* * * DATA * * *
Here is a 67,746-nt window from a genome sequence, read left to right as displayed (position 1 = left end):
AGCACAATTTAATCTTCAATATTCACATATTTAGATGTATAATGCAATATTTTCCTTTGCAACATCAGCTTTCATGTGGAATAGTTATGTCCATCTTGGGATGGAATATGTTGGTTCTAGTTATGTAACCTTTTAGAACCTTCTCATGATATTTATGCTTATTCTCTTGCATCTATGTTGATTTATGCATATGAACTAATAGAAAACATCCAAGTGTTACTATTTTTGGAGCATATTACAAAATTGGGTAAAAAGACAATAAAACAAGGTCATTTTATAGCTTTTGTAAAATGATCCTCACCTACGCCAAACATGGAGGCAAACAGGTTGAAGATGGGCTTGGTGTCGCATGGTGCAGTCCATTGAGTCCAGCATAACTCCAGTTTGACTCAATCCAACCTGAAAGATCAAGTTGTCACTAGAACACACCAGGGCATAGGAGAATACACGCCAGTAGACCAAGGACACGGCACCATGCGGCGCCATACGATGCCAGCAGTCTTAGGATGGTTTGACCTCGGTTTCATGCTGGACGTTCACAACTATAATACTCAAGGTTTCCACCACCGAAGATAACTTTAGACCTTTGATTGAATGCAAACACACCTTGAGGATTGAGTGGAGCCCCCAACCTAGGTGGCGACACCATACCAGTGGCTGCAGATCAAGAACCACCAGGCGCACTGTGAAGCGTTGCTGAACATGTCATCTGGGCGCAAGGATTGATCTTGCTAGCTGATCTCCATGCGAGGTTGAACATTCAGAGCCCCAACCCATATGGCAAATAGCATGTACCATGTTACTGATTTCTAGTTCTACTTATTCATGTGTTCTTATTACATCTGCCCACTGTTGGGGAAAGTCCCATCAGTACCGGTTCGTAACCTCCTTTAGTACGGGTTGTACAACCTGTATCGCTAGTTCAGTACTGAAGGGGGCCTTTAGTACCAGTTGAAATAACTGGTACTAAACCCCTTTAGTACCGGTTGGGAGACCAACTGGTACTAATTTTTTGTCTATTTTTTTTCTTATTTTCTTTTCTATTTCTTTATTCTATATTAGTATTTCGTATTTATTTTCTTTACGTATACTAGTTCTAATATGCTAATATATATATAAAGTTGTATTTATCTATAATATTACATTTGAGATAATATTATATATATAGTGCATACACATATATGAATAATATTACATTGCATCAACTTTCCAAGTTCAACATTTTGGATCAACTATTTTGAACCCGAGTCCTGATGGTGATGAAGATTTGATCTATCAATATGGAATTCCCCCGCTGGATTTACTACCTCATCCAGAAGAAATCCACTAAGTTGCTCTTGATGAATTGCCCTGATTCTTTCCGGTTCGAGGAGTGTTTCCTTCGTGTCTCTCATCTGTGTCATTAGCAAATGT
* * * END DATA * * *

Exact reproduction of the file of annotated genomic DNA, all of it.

Here is a 67,746-nt window from a genome sequence, read left to right as displayed (position 1 = left end):
AGCACAATTTAATCTTCAATATTCACATATTTAGATGTATAATGCAATATTTTCCTTTGCAACATCAGCTTTCATGTGGAATAGTTATGTCCATCTTGGGATGGAATATGTTGGTTCTAGTTATGTAACCTTTTAGAACCTTCTCATGATATTTATGCTTATTCTCTTGCATCTATGTTGATTTATGCATATGAACTAATAGAAAACATCCAAGTGTTACTATTTTTGGAGCATATTACAAAATTGGGTAAAAAGACAATAAAACAAGGTCATTTTATAGCTTTTGTAAAATGATCCTCACCTACGCCAAACATGGAGGCAAACAGGTTGAAGATGGGCTTGGTGTCGCATGGTGCAGTCCATTGAGTCCAGCATAACTCCAGTTTGACTCAATCCAACCTGAAAGATCAAGTTGTCACTAGAACACACCAGGGCATAGGAGAATACACGCCAGTAGACCAAGGACACGGCACCATGCGGCGCCATACGATGCCAGCAGTCTTAGGATGGTTTGACCTCGGTTTCATGCTGGACGTTCACAACTATAATACTCAAGGTTTCCACCACCGAAGATAACTTTAGACCTTTGATTGAATGCAAACACACCTTGAGGATTGAGTGGAGCCCCCAACCTAGGTGGCGACACCATACCAGTGGCTGCAGATCAAGAACCACCAGGCGCACTGTGAAGCGTTGCTGAACATGTCATCTGGGCGCAAGGATTGATCTTGCTAGCTGATCTCCATGCGAGGTTGAACATTCAGAGCCCCAACCCATATGGCAAATAGCATGTACCATGTTACTGATTTCTAGTTCTACTTATTCATGTGTTCTTATTACATCTGCCCACTGTTGGGGAAAGTCCCATCAGTACCGGTTCGTAACCTCCTTTAGTACGGGTTGTACAACCTGTATCGCTAGTTCAGTACTGAAGGGGGCCTTTAGTACCAGTTGAAATAACTGGTACTAAACCCCTTTAGTACCGGTTGGGAGACCAACTGGTACTAATTTTTTGTCTATTTTTTTTCTTATTTTCTTTTCTATTTCTTTATTCTATATTAGTATTTCGTATTTATTTTCTTTACGTATACTAGTTCTAATATGCTAATATATATATAAAGTTGTATTTATCTATAATATTACATTTGAGATAATATTATATATATAGTGCATACACATATATGAATAATATTACATTGCATCAACTTTCCAAGTTCAACATTTTGGATCAACTATTTTGAACCCGAGTCCTGATGGTGATGAAGATTTGATCTATCAATATGGAATTCCCCCGCTGGATTTACTACCTCATCCAGAAGAAATCCACTAAGTTGCTCTTGATGAATTGCCCTGATTCTTTCCGGTTCGAGGAGTGTTTCCTTCGTGTCTCTCATCTGTGTCATTAGCAAATGT